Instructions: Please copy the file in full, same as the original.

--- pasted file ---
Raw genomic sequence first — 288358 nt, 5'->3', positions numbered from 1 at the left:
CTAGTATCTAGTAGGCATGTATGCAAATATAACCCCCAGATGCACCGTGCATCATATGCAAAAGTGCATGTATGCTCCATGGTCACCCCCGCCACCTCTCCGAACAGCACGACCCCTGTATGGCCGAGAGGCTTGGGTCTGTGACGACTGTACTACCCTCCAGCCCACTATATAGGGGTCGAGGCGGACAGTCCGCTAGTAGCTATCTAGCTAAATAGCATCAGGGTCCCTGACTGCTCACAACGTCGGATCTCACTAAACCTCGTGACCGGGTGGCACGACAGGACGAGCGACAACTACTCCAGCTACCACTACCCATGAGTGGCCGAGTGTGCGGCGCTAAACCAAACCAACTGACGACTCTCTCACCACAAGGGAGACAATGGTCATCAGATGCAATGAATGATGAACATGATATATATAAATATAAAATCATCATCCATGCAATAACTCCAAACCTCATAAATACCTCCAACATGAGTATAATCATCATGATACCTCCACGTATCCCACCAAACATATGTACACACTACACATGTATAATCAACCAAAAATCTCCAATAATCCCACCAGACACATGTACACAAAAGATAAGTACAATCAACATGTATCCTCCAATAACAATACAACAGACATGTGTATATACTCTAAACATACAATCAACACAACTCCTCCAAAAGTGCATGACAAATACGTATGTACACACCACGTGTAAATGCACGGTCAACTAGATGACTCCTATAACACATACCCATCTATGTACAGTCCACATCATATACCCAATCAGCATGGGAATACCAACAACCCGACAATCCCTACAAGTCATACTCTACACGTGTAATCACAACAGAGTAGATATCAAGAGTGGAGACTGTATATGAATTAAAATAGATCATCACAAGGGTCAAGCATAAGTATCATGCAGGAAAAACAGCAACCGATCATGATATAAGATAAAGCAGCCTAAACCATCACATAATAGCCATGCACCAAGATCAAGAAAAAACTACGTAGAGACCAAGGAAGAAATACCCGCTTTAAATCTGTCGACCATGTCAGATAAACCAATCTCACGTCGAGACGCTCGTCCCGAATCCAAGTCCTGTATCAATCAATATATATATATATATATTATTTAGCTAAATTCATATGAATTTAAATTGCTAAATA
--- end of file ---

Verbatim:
Raw genomic sequence first — 288358 nt, 5'->3', positions numbered from 1 at the left:
CTAGTATCTAGTAGGCATGTATGCAAATATAACCCCCAGATGCACCGTGCATCATATGCAAAAGTGCATGTATGCTCCATGGTCACCCCCGCCACCTCTCCGAACAGCACGACCCCTGTATGGCCGAGAGGCTTGGGTCTGTGACGACTGTACTACCCTCCAGCCCACTATATAGGGGTCGAGGCGGACAGTCCGCTAGTAGCTATCTAGCTAAATAGCATCAGGGTCCCTGACTGCTCACAACGTCGGATCTCACTAAACCTCGTGACCGGGTGGCACGACAGGACGAGCGACAACTACTCCAGCTACCACTACCCATGAGTGGCCGAGTGTGCGGCGCTAAACCAAACCAACTGACGACTCTCTCACCACAAGGGAGACAATGGTCATCAGATGCAATGAATGATGAACATGATATATATAAATATAAAATCATCATCCATGCAATAACTCCAAACCTCATAAATACCTCCAACATGAGTATAATCATCATGATACCTCCACGTATCCCACCAAACATATGTACACACTACACATGTATAATCAACCAAAAATCTCCAATAATCCCACCAGACACATGTACACAAAAGATAAGTACAATCAACATGTATCCTCCAATAACAATACAACAGACATGTGTATATACTCTAAACATACAATCAACACAACTCCTCCAAAAGTGCATGACAAATACGTATGTACACACCACGTGTAAATGCACGGTCAACTAGATGACTCCTATAACACATACCCATCTATGTACAGTCCACATCATATACCCAATCAGCATGGGAATACCAACAACCCGACAATCCCTACAAGTCATACTCTACACGTGTAATCACAACAGAGTAGATATCAAGAGTGGAGACTGTATATGAATTAAAATAGATCATCACAAGGGTCAAGCATAAGTATCATGCAGGAAAAACAGCAACCGATCATGATATAAGATAAAGCAGCCTAAACCATCACATAATAGCCATGCACCAAGATCAAGAAAAAACTACGTAGAGACCAAGGAAGAAATACCCGCTTTAAATCTGTCGACCATGTCAGATAAACCAATCTCACGTCGAGACGCTCGTCCCGAATCCAAGTCCTGTATCAATCAATATATATATATATATATTATTTAGCTAAATTCATATGAATTTAAATTGCTAAATA